The Federalist in today’s academy

Yesterday’s Wall Street Journal included this article by Peter Berkowitz asking why it is that college and even graduate students today don’t study The Federalist Papers. I’m not sure what the situation is in America’s “leading” institutions of higher education, but it’s certainly true that most students in most of the nation’s average schools will, at best, read one or two of the Federalist Papers. That’s a shame, because although at times the language can be antiquated, the arguments that Alexander Hamilton, James Madison, and John Jay presented remain critical today. No, they aren’t the definitive meaning of the Constitution, and don’t purport to be. But nobody can hope to understand the document without being familiar with the Federalist.

Berkowitz writes that “scientism, or enthrallment to method,” is responsible for ignoring the founders’ writings. “Political science has corrupted a laudable commitment to the systematic study of politics by transforming it into a crusading devotion to the refinement of method for method’s sake.  In the misguided quest to mold political science to the shape of the natural sciences, many scholars disdainfully dismiss The Federalist—indeed, all works of ideas—as mere journalism or literary studies which, lacking scientific rigor, can’t yield genuine knowledge.”

There’s no doubt that the leaders of political science and legal studies see propositions about justice and individual rights as mere matters of personal taste, without any actual value to them. Something is right simply because we choose to call it right—and a person has a right to thing only if society gives him that right. But this view is shared by the right as well as the left. Chief Justice William Rehnquist, Justice Antonin Scalia, and Judge Robert Bork, among others, have argued that the founders’ notions about natural rights are baseless superstitions, or purely subjective personal commitments, rather than actual facts about human nature. Only by rediscovering the validity of the founders’ ideas about natural justice can we hope to perceive the real significance of The Federalist.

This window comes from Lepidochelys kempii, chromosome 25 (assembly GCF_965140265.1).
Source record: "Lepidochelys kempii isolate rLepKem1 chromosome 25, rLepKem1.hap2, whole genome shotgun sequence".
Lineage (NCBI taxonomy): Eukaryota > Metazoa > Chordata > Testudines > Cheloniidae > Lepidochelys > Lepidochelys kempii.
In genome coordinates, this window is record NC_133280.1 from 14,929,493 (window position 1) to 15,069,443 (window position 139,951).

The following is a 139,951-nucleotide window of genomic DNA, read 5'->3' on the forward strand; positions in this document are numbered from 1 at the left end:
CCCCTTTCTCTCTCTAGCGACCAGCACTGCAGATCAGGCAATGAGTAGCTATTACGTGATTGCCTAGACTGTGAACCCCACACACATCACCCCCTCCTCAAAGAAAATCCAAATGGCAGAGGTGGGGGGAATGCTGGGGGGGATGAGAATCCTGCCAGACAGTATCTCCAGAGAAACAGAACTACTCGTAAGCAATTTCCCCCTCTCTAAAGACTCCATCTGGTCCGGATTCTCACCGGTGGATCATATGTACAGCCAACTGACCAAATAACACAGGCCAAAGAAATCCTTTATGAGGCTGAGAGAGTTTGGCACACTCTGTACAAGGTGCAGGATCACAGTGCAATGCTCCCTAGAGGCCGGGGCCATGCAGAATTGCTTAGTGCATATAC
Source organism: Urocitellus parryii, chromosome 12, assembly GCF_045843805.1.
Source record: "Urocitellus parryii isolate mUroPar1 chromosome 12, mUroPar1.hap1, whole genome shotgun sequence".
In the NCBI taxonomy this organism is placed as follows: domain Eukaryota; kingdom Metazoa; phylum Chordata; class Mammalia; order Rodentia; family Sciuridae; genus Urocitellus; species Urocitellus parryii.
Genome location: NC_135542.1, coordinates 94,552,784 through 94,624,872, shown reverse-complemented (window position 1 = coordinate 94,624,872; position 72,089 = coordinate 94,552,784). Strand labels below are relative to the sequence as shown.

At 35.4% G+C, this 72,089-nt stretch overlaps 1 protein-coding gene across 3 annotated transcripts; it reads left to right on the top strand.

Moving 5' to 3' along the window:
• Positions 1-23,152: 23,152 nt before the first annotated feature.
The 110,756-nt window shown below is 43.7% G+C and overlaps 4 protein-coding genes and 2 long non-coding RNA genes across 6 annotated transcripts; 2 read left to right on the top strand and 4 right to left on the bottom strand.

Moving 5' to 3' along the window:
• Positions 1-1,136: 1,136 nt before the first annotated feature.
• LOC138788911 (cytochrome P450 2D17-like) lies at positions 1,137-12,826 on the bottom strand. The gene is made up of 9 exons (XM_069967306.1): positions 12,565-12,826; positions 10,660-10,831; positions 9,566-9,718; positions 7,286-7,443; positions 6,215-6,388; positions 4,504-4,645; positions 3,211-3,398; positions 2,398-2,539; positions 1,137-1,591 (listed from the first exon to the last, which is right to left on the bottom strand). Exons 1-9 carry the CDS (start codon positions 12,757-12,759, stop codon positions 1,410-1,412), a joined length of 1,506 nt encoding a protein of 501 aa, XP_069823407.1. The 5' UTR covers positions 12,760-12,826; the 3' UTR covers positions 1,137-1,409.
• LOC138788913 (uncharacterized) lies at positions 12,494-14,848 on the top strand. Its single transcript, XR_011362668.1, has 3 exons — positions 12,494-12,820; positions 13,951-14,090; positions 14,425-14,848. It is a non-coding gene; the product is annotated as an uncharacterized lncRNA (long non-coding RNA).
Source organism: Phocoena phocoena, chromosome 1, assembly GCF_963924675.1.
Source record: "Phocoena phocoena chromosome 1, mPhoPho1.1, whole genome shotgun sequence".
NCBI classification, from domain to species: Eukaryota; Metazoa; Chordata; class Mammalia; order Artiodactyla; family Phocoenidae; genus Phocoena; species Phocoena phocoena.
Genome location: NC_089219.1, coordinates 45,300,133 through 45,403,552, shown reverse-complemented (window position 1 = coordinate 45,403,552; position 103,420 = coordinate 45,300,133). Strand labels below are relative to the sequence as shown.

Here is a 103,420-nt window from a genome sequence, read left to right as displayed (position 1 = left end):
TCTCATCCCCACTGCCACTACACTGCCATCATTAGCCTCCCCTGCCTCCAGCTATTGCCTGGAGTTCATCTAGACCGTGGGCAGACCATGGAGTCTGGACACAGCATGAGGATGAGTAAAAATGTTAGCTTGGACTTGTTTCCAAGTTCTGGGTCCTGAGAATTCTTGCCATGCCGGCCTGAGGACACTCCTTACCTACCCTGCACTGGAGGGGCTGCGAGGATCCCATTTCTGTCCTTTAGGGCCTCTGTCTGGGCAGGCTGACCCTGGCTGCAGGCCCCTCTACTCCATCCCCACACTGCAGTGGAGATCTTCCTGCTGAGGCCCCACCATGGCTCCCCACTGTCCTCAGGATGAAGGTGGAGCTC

I would quibble with Berkowitz’s use of the term “scientism.” The problem here isn’t that modernists take their model from science, but that they take it from the wrong science. Today’s intellectual leaders take their inspiration from physics, and think that to be “scientific” means to eschew such terms as good and bad or right and wrong. But political science and ethics is a lot more like the life sciences than like physics: they deal with living beings, not with inanimate, indestructible matter and forces. In physics, concepts like “good” and “bad” are inappropriate, but in the more general and abstract studies like biology or medicine they make sense. Enlightenment era thinking about natural rights and justice is much more like the latter sciences than it is like physics. This may seem ironic, since so many historians have claimed that Enlightenment thinkers were guided by an analogy to Newton’s mechanics. However that may be, it’s no less true of David Hume, who rejected the idea of natural rights, and from whom moderns have inherited the idea that “is” and “ought” should be rigidly separated. The problem with today’s thinking isn’t that it’s “scientific” but that it’s unscientific, or perversely scientific. It uses habits of thought inappropriate to the questions at issue.